Thrush is a condition caused by the ‘overgrowth’ of a yeast known as Candida. Candida is a member of the normal skin flora. It loves warm and wet environments, so tends to grow more easily in the vagina, anus, skin creases, gut, and mouth. Candida, on its own, rarely triggers an infection but can cause problems if allowed to overgrow. Vaginal thrush can be particularly troublesome. It is important to note that vaginal thrush is not a sexually transmitted infection (STI).


There are several tell-tale signs of vaginal thrush. These can include:
• An itchy sensation in the vagina and vulva
• A thick, white or off-white vaginal discharge with the consistency of cottage cheese
• Redness and swelling of the vagina and vulva
• Small cuts or tiny cracks in the skin of the vulva and many be found around the anus
• Soreness and stinging when you pass urine or during sex

You can contact your healthcare provider to confirm the diagnosis if you are unsure if your symptoms are related to thrush.


Treatments for vaginal thrush are available from your local pharmacist without a prescription. There are creams (such as Clotrimazole), or pessaries that are put inside the vagina with a special applicator. Oral treatments (such as fluconazole or Itraconazole) are available but you must consult with your doctor or pharmacist before taking any oral medication.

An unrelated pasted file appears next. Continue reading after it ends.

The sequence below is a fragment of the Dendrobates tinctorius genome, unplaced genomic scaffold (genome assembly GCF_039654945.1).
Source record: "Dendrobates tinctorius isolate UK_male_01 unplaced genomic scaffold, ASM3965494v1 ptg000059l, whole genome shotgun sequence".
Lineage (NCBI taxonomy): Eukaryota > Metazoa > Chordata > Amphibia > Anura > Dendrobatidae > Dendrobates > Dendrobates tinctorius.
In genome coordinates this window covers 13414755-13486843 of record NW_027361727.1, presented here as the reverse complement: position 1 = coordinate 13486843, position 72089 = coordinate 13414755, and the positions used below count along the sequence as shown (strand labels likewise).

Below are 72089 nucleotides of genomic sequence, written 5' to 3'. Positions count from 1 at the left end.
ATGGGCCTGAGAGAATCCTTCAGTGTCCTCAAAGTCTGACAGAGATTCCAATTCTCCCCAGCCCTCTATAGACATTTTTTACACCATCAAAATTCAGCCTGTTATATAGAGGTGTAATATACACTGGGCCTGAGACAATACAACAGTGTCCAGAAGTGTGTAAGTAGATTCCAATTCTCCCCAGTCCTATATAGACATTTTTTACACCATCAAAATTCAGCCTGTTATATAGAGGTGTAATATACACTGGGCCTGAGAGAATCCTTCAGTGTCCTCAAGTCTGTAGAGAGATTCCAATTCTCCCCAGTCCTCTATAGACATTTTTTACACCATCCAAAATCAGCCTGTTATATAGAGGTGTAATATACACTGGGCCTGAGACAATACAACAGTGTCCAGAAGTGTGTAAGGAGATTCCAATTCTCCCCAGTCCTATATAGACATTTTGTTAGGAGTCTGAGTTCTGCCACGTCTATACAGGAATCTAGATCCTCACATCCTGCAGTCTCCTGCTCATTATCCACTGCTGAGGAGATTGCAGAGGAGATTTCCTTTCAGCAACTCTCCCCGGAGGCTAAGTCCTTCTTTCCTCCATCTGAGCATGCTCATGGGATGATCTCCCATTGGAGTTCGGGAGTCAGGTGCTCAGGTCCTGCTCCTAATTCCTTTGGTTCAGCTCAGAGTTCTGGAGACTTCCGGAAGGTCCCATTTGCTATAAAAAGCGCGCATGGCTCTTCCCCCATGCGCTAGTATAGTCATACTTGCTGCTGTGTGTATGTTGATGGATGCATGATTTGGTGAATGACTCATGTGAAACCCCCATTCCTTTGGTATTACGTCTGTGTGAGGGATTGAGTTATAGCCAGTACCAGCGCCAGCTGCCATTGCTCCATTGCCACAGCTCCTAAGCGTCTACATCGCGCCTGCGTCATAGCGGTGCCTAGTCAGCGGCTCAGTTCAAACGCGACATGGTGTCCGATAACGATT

Wear underwear that has a cotton crotch and does not fit too tightly.
• Don’t stay in wet clothes, such as swimsuits and workout attire for long periods of time
• Do not douche (wash or rinse the vagina) as you are simply washing away the normal bacteria (flora) in the vagina that protects you against infection
• Do not use scented feminine products such as scented sanitary pads/tampons, scented toilet paper
• Avoid perfumed sprays and avoid antiseptics in the genital area
• Wipe your bottom from front to back after going to the toilet. This will prevent the spread of yeast from the anus to the vagina
• Avoid hot tubs and very hot baths
• Avoid unnecessary antibiotic use for symptoms of common colds and other viral infections
• Sugar is food for yeast, so it makes sense that high blood sugar levels create a better environment for yeast to grow, so curb your sweet tooth! If you have diabetes, keeping blood sugar levels under control will help to reduce the frequency and severity of outbreaks of yeast infections

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